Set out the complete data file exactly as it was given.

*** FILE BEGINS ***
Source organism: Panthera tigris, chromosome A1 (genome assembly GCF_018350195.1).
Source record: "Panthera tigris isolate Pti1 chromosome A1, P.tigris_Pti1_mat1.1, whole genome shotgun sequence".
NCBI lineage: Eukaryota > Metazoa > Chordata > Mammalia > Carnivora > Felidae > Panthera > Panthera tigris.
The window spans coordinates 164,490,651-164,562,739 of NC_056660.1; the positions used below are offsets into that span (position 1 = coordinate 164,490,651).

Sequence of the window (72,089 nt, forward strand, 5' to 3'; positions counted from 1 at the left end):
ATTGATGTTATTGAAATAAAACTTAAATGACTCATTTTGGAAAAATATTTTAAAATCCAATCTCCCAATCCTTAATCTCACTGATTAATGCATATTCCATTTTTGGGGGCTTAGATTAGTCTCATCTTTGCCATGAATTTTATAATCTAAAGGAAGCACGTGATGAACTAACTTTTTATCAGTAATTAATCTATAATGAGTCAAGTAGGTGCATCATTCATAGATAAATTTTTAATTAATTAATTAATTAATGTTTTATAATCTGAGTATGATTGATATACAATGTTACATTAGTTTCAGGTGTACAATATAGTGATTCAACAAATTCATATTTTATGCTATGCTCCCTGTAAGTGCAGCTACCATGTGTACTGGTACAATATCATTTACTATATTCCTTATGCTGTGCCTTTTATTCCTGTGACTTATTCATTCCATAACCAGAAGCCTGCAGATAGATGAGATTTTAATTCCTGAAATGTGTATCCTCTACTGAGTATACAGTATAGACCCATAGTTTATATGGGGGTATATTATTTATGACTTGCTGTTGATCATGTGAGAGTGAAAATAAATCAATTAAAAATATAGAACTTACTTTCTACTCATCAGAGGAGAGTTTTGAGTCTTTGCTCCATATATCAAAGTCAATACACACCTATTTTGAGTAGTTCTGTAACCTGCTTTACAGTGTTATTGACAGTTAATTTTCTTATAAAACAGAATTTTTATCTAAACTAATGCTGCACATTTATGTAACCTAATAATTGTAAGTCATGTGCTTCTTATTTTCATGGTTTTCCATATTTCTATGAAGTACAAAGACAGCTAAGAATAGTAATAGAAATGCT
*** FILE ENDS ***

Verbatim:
Source organism: Panthera tigris, chromosome A1 (genome assembly GCF_018350195.1).
Source record: "Panthera tigris isolate Pti1 chromosome A1, P.tigris_Pti1_mat1.1, whole genome shotgun sequence".
NCBI lineage: Eukaryota > Metazoa > Chordata > Mammalia > Carnivora > Felidae > Panthera > Panthera tigris.
The window spans coordinates 164,490,651-164,562,739 of NC_056660.1; the positions used below are offsets into that span (position 1 = coordinate 164,490,651).

Sequence of the window (72,089 nt, forward strand, 5' to 3'; positions counted from 1 at the left end):
ATTGATGTTATTGAAATAAAACTTAAATGACTCATTTTGGAAAAATATTTTAAAATCCAATCTCCCAATCCTTAATCTCACTGATTAATGCATATTCCATTTTTGGGGGCTTAGATTAGTCTCATCTTTGCCATGAATTTTATAATCTAAAGGAAGCACGTGATGAACTAACTTTTTATCAGTAATTAATCTATAATGAGTCAAGTAGGTGCATCATTCATAGATAAATTTTTAATTAATTAATTAATTAATGTTTTATAATCTGAGTATGATTGATATACAATGTTACATTAGTTTCAGGTGTACAATATAGTGATTCAACAAATTCATATTTTATGCTATGCTCCCTGTAAGTGCAGCTACCATGTGTACTGGTACAATATCATTTACTATATTCCTTATGCTGTGCCTTTTATTCCTGTGACTTATTCATTCCATAACCAGAAGCCTGCAGATAGATGAGATTTTAATTCCTGAAATGTGTATCCTCTACTGAGTATACAGTATAGACCCATAGTTTATATGGGGGTATATTATTTATGACTTGCTGTTGATCATGTGAGAGTGAAAATAAATCAATTAAAAATATAGAACTTACTTTCTACTCATCAGAGGAGAGTTTTGAGTCTTTGCTCCATATATCAAAGTCAATACACACCTATTTTGAGTAGTTCTGTAACCTGCTTTACAGTGTTATTGACAGTTAATTTTCTTATAAAACAGAATTTTTATCTAAACTAATGCTGCACATTTATGTAACCTAATAATTGTAAGTCATGTGCTTCTTATTTTCATGGTTTTCCATATTTCTATGAAGTACAAAGACAGCTAAGAATAGTAATAGAAATGCT